We prefer global location information since that is much more useful considering letters come to us from all over the world. The “duh” in your subject heading leads us to believe there might have been some intoxication involved at the wedding and graduation party, and we are thrilled there is an auto focus feature on modern cameras allowing even operators with a high blood alcohol level to take crisp clear photos like yours.
We hope the hangover has subsided. This is a Brown Prionid, Orthosoma brunneum. They are attracted to lights, which is probably the reason the small moth is hitch-hiking. They are found in moist locations in eastern North America. Eggs are laid in wood in contact with wet ground, including poles.
Letter 17 – Brown Prionid
I know you are busy but please help me!!!!!
Let me first say that I love your site and use it often. You recently saved the lives of the Golden Digger Wasps that are busy working in our yard. Now our two year old can play right next to there holes and we really don’t worry all that much. You have been very helpful to us and the little critters that live with us.
This morning though, I have become VERY uptight about somebody that was sitting in an empty wineglass on my counter. Please tell me this is NOT a roach, cause if it is, I am abandoning my home immediately.
He is huge, and quite quiet, not at all what I would imagine a roach would behave like.Can you ease my fears, please… Thanks so much,
Carla in Connecticut
Fear Not Carla,
This is not a roach. It is a Brown Prionid, Orthosoma brunneum. The larvae are wood borers and are usually found in poles and wood that is in contact with wet ground. We are also happy to hear your Golden Digger Wasps are alive and well.
Letter 18 – Brown Prionid
Some sort of beetle?
We just found your site…very cool! We are kind of bug people so it’s fun to see. I found this on the screen of the kitchen window. The light in the kitchen was on but I turned it off for the photo. It was around 10pm. Thanks,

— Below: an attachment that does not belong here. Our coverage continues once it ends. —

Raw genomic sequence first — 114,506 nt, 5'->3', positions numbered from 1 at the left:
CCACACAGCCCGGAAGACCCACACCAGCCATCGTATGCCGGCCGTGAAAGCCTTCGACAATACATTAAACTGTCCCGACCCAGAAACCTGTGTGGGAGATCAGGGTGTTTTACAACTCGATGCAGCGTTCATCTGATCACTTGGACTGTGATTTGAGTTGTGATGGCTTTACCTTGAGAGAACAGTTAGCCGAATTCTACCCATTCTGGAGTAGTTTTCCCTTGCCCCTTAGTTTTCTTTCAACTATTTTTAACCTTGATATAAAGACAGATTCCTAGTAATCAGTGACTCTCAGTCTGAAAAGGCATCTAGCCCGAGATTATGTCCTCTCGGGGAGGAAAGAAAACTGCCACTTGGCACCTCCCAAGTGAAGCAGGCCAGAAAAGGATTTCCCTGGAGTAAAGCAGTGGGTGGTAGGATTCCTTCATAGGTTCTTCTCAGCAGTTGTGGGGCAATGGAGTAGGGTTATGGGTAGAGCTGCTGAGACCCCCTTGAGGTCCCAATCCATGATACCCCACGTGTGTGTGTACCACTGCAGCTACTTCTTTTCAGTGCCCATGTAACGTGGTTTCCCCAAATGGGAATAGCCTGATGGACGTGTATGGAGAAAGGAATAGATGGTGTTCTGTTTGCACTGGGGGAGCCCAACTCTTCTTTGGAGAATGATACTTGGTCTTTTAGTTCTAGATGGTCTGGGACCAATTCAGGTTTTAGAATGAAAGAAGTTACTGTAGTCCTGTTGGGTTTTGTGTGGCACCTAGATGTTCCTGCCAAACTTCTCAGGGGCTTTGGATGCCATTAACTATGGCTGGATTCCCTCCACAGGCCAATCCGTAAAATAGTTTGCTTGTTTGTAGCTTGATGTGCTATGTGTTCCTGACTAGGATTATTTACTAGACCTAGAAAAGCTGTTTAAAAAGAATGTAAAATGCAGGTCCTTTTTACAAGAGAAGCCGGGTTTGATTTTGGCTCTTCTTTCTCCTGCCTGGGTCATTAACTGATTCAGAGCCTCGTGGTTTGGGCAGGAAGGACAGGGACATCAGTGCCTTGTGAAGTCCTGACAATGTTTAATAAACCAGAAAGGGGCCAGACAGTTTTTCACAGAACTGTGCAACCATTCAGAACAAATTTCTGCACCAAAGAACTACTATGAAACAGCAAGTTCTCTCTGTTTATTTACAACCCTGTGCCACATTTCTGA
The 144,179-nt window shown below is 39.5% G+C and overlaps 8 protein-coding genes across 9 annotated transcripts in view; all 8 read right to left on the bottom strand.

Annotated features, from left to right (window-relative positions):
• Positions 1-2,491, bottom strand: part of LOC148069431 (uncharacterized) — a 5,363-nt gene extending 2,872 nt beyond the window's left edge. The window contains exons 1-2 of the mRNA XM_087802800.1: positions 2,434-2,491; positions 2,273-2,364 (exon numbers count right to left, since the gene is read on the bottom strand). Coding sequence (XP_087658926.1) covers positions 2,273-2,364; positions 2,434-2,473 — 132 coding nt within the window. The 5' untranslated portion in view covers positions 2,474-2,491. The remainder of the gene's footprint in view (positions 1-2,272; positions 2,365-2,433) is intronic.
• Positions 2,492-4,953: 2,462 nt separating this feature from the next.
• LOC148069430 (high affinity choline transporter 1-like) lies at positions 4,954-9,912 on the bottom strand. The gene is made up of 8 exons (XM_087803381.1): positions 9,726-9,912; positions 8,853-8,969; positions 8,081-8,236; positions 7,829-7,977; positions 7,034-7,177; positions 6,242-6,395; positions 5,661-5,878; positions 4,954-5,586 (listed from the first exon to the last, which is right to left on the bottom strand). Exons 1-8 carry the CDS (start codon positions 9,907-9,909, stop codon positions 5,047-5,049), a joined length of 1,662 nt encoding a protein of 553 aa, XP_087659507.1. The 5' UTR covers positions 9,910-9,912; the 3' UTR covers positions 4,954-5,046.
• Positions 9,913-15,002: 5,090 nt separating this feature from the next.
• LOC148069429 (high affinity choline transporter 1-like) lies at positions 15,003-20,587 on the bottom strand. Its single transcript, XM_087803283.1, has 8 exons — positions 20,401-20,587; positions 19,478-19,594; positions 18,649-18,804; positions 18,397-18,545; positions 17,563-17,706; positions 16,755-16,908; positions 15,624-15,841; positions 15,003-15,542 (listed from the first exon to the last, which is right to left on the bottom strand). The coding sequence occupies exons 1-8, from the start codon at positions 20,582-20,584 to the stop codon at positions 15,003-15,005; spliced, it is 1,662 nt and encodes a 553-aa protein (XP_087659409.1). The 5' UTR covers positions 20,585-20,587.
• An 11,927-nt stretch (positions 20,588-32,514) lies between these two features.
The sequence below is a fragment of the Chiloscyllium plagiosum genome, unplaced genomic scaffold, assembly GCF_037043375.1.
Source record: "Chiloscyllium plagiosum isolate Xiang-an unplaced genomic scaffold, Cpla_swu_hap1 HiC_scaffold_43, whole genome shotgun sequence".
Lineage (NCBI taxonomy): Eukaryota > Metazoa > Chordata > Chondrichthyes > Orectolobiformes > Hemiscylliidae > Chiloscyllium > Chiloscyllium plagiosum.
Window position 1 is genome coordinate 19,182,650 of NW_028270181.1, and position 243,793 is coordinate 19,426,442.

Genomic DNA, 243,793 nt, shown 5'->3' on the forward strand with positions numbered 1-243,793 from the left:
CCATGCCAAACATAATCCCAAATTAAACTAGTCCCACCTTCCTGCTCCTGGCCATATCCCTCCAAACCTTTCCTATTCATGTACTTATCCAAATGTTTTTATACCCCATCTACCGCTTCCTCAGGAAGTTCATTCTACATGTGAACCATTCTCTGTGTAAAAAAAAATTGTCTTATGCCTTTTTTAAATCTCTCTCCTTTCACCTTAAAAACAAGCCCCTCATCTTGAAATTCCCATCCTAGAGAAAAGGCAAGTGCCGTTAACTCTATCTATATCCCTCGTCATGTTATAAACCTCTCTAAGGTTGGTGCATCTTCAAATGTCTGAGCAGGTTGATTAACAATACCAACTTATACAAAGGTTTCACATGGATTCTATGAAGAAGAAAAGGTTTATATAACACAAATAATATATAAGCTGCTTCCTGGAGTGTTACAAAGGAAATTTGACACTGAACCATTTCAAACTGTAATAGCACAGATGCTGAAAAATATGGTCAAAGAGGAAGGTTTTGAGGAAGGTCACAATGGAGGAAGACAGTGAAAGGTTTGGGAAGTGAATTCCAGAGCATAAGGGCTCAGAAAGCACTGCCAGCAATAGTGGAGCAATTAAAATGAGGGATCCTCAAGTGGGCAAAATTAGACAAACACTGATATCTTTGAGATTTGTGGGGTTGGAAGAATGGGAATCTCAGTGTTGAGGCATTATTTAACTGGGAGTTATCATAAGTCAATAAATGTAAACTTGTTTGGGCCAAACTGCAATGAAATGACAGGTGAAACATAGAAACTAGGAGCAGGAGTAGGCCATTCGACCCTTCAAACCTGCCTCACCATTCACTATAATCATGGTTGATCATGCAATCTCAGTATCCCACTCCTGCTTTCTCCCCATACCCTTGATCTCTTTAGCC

This is a Brown Prionid, Orthosoma brunneum. This is one of the Longhorned Borer Beetles and the grubs feed in poles and roots that are in contact with wet ground.
Letter 19 – Brown Prionid
I cam across your web site while trying to identify a caterpillar and fell in love. I check out your site almost every day I just can’t get enough of all the great pics and info. With my 7year old daughter being a bug fanatic we have had quite a few bug pet that we keep for a couple of days to watch and then let them go.
So when ever we find a new one we check here first. Anyway in search of identification on this one. I found him on my front porch at night by the light. We live in southwest PA. I believe it to be an Orthosoma brunneum. The one I found on your site you were not sure because of the pic so I hope my picture will help. Keep up the good work I’ll always be a viewer. Thanks
You are correct. Orthosoma burnneum is commonly called the Brown Prionid. We are thrilled to hear you and your daughter get such enjoyment from our website.
Letter 20 – Brown Prionid
Thu, Oct 9, 2008 at 4:18 AM
Hey Bugman, I love your site. It has been a favorite since we moved into our NJ home 4 yrs ago. I know you are quite busy, but I think this is a brown long horn beetle. Could you please tell me if is, and how menacing they are to our trees & gardens. I have noticed a number of giant stag horns also lately. Thank you in advance.
You are correct, but more specifically, this is a Brown Prionid, Orthosoma brunneum. According to BugGuide, it “Breeds in poles, roots(?) in contact with wet ground. ” We would presume that the species is not a problem for healthy trees, but that it may become a problem if it breeds in support poles that are in contact with the ground. We doubt it is plentiful enough to cause you any concern.
Letter 21 – Brown Prionid
Location: South-central PA
July 26, 2010 8:31 am
I found this beetle? inside my house late at night, 7-25-2010. I live in a rural area with many trees and a stream. He is at least 30mm, mostly brown and has points off body, right behind the head. There are little ”feelers” around the mouth. Clear wingtips are sticking out at the end. I thank you for taking the time to look at my request.
Your beetle is a Brown Prionid, Orthosoma brunneum, and it is found in the Eastern portion of North America. BugGuide reports is as far west as Texas and indicates it “Breeds in poles, roots(?) in contact with wet ground.“